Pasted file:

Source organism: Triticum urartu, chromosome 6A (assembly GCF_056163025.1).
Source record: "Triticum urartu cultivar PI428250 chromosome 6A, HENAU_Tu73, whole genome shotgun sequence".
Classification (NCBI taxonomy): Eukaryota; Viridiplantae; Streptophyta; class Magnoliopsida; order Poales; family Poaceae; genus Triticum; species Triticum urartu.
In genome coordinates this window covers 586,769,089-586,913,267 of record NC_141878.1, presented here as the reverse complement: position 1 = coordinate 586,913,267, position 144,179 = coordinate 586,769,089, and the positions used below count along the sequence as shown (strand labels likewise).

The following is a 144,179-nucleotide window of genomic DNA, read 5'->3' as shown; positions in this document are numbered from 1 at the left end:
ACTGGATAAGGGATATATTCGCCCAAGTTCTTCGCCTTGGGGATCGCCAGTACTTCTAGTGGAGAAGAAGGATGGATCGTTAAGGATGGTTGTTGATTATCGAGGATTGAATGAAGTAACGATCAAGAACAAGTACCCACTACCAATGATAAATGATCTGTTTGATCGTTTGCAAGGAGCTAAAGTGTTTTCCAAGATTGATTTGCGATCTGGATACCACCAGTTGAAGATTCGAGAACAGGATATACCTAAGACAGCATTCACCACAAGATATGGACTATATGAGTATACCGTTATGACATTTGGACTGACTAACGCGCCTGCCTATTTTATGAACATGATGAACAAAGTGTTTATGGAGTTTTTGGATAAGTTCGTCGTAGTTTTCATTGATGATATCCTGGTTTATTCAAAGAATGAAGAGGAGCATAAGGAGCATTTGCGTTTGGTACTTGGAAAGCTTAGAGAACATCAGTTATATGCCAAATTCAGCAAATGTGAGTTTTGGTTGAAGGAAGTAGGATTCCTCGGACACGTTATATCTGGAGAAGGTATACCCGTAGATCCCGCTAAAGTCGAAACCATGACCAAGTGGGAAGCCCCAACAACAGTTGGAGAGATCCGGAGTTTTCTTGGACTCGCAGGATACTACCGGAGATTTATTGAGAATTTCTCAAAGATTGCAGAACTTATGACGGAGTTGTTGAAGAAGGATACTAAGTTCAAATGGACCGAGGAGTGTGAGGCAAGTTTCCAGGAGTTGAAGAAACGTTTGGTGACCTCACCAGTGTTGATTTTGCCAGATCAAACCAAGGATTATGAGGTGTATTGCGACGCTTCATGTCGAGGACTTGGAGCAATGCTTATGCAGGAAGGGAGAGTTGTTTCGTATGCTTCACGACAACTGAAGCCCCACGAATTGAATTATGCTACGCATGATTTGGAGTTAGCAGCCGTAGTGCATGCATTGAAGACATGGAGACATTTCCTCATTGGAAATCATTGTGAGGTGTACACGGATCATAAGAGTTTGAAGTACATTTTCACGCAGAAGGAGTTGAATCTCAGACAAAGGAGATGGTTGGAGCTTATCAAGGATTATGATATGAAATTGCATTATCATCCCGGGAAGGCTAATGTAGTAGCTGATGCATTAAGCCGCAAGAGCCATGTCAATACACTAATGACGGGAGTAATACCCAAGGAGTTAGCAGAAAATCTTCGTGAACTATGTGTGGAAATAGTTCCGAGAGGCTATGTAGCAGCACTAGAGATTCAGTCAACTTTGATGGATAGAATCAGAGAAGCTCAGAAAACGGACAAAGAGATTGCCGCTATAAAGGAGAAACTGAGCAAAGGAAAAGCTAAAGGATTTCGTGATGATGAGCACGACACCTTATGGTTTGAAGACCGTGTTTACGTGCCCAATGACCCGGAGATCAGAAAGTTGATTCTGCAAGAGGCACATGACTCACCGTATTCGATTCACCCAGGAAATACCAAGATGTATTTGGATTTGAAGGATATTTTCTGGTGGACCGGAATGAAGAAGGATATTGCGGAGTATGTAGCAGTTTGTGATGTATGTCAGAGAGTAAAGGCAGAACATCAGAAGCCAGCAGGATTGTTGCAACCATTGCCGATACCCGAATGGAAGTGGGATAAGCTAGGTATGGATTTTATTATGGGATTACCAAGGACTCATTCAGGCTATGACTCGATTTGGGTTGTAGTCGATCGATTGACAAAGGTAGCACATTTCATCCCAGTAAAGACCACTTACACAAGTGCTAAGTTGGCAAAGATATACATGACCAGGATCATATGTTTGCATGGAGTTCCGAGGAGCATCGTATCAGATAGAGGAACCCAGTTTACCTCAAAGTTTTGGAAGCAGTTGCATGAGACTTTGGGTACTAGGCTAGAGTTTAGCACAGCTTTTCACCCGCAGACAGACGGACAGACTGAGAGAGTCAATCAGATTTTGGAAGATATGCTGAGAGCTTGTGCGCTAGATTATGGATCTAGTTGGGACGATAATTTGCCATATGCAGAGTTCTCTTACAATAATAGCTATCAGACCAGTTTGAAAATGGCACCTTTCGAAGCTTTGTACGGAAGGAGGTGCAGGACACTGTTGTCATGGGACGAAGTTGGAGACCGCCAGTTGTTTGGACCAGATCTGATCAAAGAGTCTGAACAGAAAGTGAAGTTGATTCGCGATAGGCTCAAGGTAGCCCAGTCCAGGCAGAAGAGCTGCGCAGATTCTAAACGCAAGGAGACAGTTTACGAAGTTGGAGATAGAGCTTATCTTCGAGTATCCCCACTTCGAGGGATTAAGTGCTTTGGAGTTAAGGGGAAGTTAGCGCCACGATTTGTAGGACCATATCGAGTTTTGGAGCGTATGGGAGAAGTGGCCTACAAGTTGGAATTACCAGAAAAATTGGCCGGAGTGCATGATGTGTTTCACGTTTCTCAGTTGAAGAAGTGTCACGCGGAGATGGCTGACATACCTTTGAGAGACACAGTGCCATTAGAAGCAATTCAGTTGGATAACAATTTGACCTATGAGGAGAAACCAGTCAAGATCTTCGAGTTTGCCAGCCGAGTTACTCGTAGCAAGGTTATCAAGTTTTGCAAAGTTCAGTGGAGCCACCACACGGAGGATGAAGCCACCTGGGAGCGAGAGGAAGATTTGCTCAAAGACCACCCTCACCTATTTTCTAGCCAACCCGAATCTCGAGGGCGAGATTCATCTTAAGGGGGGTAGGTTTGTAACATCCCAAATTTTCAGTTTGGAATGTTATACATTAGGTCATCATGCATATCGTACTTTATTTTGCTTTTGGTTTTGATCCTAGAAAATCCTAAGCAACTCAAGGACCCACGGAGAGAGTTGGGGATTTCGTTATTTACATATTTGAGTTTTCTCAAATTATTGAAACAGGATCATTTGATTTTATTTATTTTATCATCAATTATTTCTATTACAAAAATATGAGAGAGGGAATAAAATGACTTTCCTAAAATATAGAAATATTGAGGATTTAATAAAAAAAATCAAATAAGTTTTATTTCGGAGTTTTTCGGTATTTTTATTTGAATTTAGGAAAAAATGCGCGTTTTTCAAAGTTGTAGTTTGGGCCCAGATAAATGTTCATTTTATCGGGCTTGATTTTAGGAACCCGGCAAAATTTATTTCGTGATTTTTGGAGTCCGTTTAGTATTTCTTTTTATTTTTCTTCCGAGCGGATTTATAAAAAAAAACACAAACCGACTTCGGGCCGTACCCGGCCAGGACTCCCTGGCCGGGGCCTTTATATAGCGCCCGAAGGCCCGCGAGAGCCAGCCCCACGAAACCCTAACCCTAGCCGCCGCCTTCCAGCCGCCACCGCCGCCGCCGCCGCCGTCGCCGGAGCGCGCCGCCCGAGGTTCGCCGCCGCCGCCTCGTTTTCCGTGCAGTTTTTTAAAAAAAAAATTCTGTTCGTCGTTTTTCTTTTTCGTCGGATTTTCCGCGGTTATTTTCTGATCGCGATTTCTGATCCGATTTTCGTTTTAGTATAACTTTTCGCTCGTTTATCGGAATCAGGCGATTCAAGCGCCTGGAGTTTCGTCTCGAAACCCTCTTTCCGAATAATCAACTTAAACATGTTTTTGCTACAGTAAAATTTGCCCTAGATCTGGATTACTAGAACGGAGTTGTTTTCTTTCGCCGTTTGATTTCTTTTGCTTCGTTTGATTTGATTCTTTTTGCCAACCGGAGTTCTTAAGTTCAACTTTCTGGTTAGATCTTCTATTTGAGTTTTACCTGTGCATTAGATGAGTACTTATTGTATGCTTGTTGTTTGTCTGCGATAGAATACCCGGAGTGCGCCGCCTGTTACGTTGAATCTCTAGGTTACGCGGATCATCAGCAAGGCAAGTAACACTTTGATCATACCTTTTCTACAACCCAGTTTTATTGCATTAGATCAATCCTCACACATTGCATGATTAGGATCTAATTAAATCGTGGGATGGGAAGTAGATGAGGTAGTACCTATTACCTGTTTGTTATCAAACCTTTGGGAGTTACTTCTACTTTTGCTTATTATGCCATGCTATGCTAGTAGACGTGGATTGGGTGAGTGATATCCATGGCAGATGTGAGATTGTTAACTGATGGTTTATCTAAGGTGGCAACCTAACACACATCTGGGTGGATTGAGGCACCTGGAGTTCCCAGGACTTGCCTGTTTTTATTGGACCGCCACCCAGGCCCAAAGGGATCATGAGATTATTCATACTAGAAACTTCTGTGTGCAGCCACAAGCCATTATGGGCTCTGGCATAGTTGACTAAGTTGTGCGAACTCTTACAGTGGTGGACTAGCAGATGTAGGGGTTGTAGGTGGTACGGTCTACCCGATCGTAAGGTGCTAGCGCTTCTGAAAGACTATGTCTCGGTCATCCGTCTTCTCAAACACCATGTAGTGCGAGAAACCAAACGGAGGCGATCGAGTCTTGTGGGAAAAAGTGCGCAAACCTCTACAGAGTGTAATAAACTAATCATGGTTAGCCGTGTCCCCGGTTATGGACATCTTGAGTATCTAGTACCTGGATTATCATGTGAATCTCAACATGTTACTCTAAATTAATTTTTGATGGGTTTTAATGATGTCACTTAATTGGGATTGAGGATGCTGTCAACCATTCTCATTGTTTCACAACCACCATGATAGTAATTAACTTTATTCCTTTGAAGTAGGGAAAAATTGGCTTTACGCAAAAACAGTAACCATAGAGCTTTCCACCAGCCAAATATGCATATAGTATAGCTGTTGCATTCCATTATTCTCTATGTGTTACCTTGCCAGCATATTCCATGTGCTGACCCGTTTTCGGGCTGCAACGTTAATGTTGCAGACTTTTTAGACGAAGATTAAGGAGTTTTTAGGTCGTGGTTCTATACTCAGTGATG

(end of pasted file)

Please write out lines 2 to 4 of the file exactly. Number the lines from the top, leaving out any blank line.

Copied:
Source record: "Triticum urartu cultivar PI428250 chromosome 6A, HENAU_Tu73, whole genome shotgun sequence".
Classification (NCBI taxonomy): Eukaryota; Viridiplantae; Streptophyta; class Magnoliopsida; order Poales; family Poaceae; genus Triticum; species Triticum urartu.
In genome coordinates this window covers 586,769,089-586,913,267 of record NC_141878.1, presented here as the reverse complement: position 1 = coordinate 586,913,267, position 144,179 = coordinate 586,769,089, and the positions used below count along the sequence as shown (strand labels likewise).